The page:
California, you sure know how to make a girl swoon. Every weekend is a chance for a new adventure and hitting the open road with an overnight bag, a full tank of gas and a car loaded with snacks is just about the most perfect weekend I can envision. I have been desperate to get out to Joshua Tree National Park since I began seeing this harsh, alien landscape on Instagram and it just had to be the destination of our first weekend adventure from LA. And oh, I’m so glad we went. Out there in the desert it’s quiet and calm and there’s this kind of palpable energy I haven’t felt elsewhere. If you’re looking to plan your next weekend getaway, here’s how you can have an epic weekend in Joshua Tree National Park, like I did:
We left LA at around 9am on a Saturday morning, filled the car with snacks, plugged our destination into our GPS and hit the road. The drive out of LA really isn’t that interesting, but after an hour or so, it started to get a little more arid and the highway narrowed. All up, it took around two and a half hours to get to Yucca Valley, where we would be basing ourselves. As we pushed further and further into the desert, with the landscape becoming increasingly arid and rocky, the Queens of the Stone Age was the only soundtrack that would do. It was super exciting for us to self-drive into the desert, but if you’re not so confident driving on your own, book a tour with a company like Grand American Adventures who will take the hassle out of it for you.
Brunch at La Copine
Since we had arrived before noon, our Airbnb wasn’t quite ready yet and so we headed directly to La Copine for brunch. Located in the high desert a couple of miles north of Yucca Valley, this place is seriously in the middle of nowhere, but I’m pretty sure it was the hippest place going round. The menu was on point — I had the Tartine, which came with house cured salmon, caper cream cheese, tomato, cucumber, arugula and eggs mimosa on marbled rye bread and Ben couldn’t go past the Biggie Shortie, which was a toasted baguette with braised short ribs, caramelized onion and fig jam, horseradish-cheddar fondue and greens. If you don’t come here on your Joshua Tree adventure, you’re missing out big time.
After brunch we headed back towards Yucca Valley to have a little look around the town while we were waiting for our Airbnb host to let us know when our studio was ready…with a few stops along the way!
Shop the look:
Shopping in Yucca Valley
From antique stores selling housewares and one-of-a-kind treasures to vintage stores like Hoof & the Horn stocking everything you need to channel that desert boho vibe, the Yucca Valley makes for a great place to uncover unique items you’re unlikely to find elsewhere.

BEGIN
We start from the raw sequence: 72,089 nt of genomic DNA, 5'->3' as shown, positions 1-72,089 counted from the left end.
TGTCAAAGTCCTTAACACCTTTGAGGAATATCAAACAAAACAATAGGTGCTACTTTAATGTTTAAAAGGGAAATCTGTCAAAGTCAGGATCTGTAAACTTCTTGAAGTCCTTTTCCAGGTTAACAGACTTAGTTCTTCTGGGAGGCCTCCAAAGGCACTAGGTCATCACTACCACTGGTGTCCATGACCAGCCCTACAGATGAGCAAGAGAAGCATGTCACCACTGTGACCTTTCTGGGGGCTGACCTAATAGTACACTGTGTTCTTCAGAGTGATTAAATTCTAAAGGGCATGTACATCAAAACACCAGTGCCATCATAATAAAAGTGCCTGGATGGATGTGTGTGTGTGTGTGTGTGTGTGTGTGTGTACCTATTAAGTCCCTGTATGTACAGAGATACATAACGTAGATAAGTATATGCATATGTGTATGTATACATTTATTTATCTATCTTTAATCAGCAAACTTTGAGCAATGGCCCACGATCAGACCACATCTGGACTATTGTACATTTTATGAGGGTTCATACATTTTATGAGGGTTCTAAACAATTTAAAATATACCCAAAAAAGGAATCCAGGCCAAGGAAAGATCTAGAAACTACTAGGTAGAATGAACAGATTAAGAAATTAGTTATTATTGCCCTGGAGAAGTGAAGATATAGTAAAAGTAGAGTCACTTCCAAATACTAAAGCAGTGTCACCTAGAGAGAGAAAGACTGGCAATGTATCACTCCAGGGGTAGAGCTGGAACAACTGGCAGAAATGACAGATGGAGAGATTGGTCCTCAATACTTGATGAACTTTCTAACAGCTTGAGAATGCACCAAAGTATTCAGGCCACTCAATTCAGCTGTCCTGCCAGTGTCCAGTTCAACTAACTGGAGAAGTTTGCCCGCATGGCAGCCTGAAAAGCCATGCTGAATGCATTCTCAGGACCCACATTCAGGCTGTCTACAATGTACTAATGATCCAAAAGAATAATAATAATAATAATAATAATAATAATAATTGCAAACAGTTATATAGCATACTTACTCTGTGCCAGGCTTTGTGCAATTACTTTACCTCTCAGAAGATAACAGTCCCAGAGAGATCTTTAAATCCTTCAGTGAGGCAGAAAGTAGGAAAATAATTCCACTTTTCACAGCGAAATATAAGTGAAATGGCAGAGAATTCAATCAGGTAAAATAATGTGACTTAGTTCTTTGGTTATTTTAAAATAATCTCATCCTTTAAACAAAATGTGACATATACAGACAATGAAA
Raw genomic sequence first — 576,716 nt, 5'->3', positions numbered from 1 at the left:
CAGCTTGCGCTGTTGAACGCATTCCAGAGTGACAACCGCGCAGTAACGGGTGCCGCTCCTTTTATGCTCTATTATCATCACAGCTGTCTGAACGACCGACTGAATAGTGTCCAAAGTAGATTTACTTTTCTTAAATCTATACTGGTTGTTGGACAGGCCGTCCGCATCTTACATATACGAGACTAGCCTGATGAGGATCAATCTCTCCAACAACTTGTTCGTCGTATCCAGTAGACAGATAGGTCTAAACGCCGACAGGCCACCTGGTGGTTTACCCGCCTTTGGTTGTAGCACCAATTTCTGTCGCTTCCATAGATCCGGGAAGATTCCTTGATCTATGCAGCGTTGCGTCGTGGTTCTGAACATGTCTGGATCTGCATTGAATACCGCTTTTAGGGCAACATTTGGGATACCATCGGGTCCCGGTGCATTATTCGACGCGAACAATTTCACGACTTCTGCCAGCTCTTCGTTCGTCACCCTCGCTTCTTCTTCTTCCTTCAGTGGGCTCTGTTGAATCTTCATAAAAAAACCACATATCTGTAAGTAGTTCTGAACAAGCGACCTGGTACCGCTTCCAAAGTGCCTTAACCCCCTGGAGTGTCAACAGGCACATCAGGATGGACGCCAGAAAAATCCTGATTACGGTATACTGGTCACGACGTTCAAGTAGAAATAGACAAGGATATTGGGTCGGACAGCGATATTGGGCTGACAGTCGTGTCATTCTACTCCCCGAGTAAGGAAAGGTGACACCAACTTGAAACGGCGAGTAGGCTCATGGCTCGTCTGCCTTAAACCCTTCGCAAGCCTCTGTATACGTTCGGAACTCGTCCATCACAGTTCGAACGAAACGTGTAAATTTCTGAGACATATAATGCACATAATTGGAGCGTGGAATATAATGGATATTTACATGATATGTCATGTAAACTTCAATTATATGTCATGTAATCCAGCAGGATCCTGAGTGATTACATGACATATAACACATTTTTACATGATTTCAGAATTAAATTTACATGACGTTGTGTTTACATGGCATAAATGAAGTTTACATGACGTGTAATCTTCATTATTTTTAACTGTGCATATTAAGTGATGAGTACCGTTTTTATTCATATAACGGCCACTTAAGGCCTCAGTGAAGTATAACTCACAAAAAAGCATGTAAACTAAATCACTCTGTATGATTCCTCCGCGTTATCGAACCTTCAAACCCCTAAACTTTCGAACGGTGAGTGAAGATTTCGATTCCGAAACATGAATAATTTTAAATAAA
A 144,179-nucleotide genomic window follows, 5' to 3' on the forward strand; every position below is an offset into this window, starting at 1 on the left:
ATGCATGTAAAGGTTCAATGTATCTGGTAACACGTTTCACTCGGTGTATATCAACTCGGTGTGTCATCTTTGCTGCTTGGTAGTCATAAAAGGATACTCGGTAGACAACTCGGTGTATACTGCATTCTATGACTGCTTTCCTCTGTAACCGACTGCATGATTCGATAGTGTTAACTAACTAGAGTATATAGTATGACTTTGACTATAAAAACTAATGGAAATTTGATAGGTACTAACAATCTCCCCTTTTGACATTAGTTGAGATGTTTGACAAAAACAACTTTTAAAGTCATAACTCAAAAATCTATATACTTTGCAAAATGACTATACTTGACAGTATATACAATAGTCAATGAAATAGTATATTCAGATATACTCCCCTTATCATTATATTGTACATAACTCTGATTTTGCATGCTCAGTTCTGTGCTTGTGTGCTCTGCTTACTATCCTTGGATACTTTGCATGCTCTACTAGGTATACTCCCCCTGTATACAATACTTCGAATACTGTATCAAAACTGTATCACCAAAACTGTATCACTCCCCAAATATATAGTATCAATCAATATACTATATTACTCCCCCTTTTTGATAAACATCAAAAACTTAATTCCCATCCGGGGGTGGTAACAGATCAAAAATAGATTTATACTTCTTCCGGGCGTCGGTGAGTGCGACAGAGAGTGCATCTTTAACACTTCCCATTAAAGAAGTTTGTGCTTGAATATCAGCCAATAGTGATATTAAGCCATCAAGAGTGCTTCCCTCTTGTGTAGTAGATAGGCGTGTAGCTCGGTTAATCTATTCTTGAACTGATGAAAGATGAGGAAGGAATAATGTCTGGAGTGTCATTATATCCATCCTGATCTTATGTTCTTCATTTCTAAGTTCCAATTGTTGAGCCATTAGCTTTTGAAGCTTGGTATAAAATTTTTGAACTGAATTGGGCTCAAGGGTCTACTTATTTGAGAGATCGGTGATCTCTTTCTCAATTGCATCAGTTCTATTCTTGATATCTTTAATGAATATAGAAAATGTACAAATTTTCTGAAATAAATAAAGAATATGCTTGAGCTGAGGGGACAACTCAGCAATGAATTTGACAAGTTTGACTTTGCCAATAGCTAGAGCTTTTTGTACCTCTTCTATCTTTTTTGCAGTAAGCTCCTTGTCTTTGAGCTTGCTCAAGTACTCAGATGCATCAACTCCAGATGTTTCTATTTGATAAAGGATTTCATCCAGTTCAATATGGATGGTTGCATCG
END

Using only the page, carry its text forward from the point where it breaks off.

Checking into our AirBnb
We stayed at a beautiful AirBnb studio apartment in the Yucca Valley that I discovered last-minute when planning the trip only a few days prior. I loved this place for its seclusion, great views and stylish interior. Our host, Mark, was super flexible and did everything he could to get us in as early as possible (we had arrived almost two hours before check in) and allowed us to use the studio for as long as we needed the following day since there were no other guests checking in.
It was the perfect base for us to explore Joshua Tree. After dinner, we bought some beer from a nearby supermarket, sat around the fire pit and gazed up into the sparkling desert sky above. If you’re new to AirBnb, get a discount on your first stay here.
Into Joshua Tree National Park
It was now around 3pm and the light was looking softer so we headed for the Joshua Tree National Park Visitors Centre to pay the park entrance fee ($20 USD for 7 days) and pick up a map. From here, it’s only 8 miles to the park. Show your receipt to the ranger at the gate and in you go.
As soon as we entered the park, we just wanted to pull over to take photos around every single bend! The landscape was so alien — full of giant boulders (rock climbers know ‘JT’ as the best place to climb in California) and thousands of thick, twisted Joshua Trees straight out of Dr. Seuss’ The Lorax.
Hike the Hidden Valley loop at golden hour
There are extensive hiking trails all over Joshua Tree as well as some shorter nature trails. Since we didn’t have much time before sunset, we headed to the short 1-mile Hidden Valley loop. The trail cut through a valley framed by rocky outcrops. We scrambled on top of boulders to behold the surreal landscape below and pretended we were cowboys in the wild west.
Since we visited in late February, we were really lucky to see some of the Joshua Trees flowering — waxy clusters of pale-green and white blooms that erupt from the spiky fronds.
Sunset at Keys View
Time seemed to slip away and before we realised it, the sun was getting pretty low in the sky.
Not wanted to miss sunset, we hurried back to the car, set off into the valley and up to Keys View where I’d read was THE spot to be for sunset. It’s the highest point in the entire national park that you can drive to, so it figures. Rounding the bend and sighting the packed parking lot up at the view point, it was clear that many others had the same thought… We pulled off to the side of the road prematurely, waded through the desert scrub and found our own hidden spot to watch the Coachella Valley below transform from gold to purple to blue.